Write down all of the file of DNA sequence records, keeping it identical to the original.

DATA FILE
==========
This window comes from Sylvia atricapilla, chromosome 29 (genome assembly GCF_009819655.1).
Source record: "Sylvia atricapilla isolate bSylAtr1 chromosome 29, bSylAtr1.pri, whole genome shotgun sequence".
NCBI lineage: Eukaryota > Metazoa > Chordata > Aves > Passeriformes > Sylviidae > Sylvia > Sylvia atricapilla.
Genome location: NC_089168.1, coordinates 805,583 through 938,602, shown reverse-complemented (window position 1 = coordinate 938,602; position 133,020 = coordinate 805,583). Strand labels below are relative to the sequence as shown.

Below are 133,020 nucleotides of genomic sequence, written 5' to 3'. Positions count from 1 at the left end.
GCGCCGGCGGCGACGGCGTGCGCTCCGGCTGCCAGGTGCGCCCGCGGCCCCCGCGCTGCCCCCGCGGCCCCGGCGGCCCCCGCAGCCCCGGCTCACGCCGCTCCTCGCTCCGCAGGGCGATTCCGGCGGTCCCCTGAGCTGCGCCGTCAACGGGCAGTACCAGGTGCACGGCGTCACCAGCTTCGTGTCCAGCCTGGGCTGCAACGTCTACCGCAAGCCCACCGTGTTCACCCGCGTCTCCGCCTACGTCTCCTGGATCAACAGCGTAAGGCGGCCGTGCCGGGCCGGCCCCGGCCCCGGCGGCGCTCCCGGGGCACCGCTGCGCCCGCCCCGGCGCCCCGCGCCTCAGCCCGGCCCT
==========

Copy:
This window comes from Sylvia atricapilla, chromosome 29 (genome assembly GCF_009819655.1).
Source record: "Sylvia atricapilla isolate bSylAtr1 chromosome 29, bSylAtr1.pri, whole genome shotgun sequence".
NCBI lineage: Eukaryota > Metazoa > Chordata > Aves > Passeriformes > Sylviidae > Sylvia > Sylvia atricapilla.
Genome location: NC_089168.1, coordinates 805,583 through 938,602, shown reverse-complemented (window position 1 = coordinate 938,602; position 133,020 = coordinate 805,583). Strand labels below are relative to the sequence as shown.

Below are 133,020 nucleotides of genomic sequence, written 5' to 3'. Positions count from 1 at the left end.
GCGCCGGCGGCGACGGCGTGCGCTCCGGCTGCCAGGTGCGCCCGCGGCCCCCGCGCTGCCCCCGCGGCCCCGGCGGCCCCCGCAGCCCCGGCTCACGCCGCTCCTCGCTCCGCAGGGCGATTCCGGCGGTCCCCTGAGCTGCGCCGTCAACGGGCAGTACCAGGTGCACGGCGTCACCAGCTTCGTGTCCAGCCTGGGCTGCAACGTCTACCGCAAGCCCACCGTGTTCACCCGCGTCTCCGCCTACGTCTCCTGGATCAACAGCGTAAGGCGGCCGTGCCGGGCCGGCCCCGGCCCCGGCGGCGCTCCCGGGGCACCGCTGCGCCCGCCCCGGCGCCCCGCGCCTCAGCCCGGCCCT